OK, so UB today raised some questions that I have been pondering for many months anyways, so here goes:
Should our worship reflect reverence for God, approaching him with sobriety and acknowledgement of his holiness, recognizing our own sinfulness and in humble thanks for his grace, and supplicating him for our needs, or should our worship be more of a celebration of God’s goodness and power, including singing, dancing, clapping, and shouting? (– as the speaker today put it, “Let’s party!”)
After talking to my associates, we agreed that the answer is “both”. Both are certainly appropriate attitudes towards God, the problem comes in when we abuse one to the detriment of the other.
This led to another question, which is something I struggle with a lot: In the celebration style, are we truly celebrating the good things God has done for us and the rest of creation, or are we merely celebrating the good music and clapping and the emotions that go along with it. It would definitely help if the words of the songs focused more on what God has done, rather than the fact that we’re celebrating what God has done. “There’s nowhere else that I’d rather be / than dancing with you as you sing over me / There’s nothing else that I’d rather do / Lord, than to worship you…” or “Clap your hands, all ye people / shout to God, with a voice of triumph … / singing alleluia…” Again, why are we clapping? What are we celebrating? I find it too easy to get caught up in the fun and forget why we’re rejoicing in the first place…
On the tangent of enjoyable music, we got into a small debate about the musical forms in the first place. It’s my understanding that the music of the church, for the first millenium at the very least, was simply monophonic: Just words to a melody. No harmonies, maybe or maybe not a fixed rhythm, no catchy embellishments, or dramatic, emotional harmonies, just something akin to the Gregorian chant. So what’s with the developments in church worship music? In the first, more reverent worship style I described, I find difficulties focusing on the words yet again, because I’ll be caught up in the four-part harmonies. I think it was Bonheoffer (sp?) who talked about the idea of returning to the simple monophony, though I’d had the idea before I read it. I think it might be interesting to try.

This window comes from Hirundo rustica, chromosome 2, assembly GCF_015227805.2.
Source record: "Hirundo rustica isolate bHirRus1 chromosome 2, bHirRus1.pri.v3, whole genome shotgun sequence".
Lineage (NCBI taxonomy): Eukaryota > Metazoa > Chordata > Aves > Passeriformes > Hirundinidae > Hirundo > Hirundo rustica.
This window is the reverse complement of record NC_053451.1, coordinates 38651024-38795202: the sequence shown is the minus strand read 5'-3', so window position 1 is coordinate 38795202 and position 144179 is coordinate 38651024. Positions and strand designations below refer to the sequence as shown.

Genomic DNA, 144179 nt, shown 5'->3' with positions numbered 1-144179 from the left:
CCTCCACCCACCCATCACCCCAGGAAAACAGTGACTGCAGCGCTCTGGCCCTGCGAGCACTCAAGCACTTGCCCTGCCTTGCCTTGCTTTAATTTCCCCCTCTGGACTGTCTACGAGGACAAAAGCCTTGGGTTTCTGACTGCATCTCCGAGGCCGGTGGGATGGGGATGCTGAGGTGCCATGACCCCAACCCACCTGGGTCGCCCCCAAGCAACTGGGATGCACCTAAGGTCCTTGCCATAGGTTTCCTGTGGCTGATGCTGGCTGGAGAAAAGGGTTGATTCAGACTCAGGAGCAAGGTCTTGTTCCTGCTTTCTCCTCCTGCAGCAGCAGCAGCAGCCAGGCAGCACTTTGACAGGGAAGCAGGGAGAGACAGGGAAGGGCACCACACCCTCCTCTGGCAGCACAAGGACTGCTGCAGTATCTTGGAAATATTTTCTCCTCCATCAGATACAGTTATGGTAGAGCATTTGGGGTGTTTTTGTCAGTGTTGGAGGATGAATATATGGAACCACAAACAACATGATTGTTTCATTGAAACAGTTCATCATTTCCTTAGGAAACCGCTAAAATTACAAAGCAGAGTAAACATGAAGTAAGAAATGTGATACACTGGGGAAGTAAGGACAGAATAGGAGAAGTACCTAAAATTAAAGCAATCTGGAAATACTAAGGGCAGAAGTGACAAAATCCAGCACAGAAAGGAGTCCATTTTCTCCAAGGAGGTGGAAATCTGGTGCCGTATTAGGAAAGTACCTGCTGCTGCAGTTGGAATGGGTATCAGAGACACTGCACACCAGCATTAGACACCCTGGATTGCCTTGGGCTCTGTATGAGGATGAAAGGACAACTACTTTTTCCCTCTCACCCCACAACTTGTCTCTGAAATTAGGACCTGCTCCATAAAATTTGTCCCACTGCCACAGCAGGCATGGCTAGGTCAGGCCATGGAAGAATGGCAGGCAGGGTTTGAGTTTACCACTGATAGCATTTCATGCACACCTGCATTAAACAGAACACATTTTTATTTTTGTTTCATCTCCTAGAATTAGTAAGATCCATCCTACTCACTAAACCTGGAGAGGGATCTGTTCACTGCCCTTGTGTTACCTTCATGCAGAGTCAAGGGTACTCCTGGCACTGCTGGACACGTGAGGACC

But this raises yet another question. Why are we placing so much emphasis on the “worship experience” in the first place? It seems to me that this emphasis is nowhere in the New Testament. The best references we have are the classic Ephesians 5:19 and the similar verse in Colossians. Even Acts 2: “And they devoted themselves to the apostles’ teaching and fellowship, to the breaking of bread and the prayers. And fear came upon every soul; and many wonders and signs were done through the apostles. And all who believed were together and had all things in common; and they sold their possessions and goods and distributed them to all, as any had need. And day by day, attending the temple together and breaking bread in their homes, they partook of food with glad and generous hearts, praising God and having favor with all the people. And the Lord added to their number day by day those who were being saved.” The closest things to worship here are “attending the temple” and “praising God”. But what does “praising God” mean? Did it mean clapping and singing catchy tunes? Was it beautiful four-part harmony? Or were they just speaking to each other or shouting “Amen” or “Hallelujah”? I guess what I’m trying to say is that it seems we’re worshipping worship. And so we get slogans and tee-shirts that say “created for Worship” and teachings in our bible classes about the whole purpose of our existence is to worship God (which translates to the 21st century American “worship service”). It seems to me the purpose of our existence is to glorify God, of which worship is merely a part. Look at all the other things the church did. When it comes to the rest of the New Testament, how much emphasis is on worship, and how much is on the other aspects of prayer, life together, service, theology, or the coming aeon? I worry that the church here in affluent America is associating God solely with the worship experience, emphasizing the experience of it, rather than God. “Worship”, as in me standing individually before God with two thousand people I don’t know and singing songs that make me feel good so I can alleviate a sense of guilt or duty, becomes all the church actually does.
It’s kind of scary. Please post comments.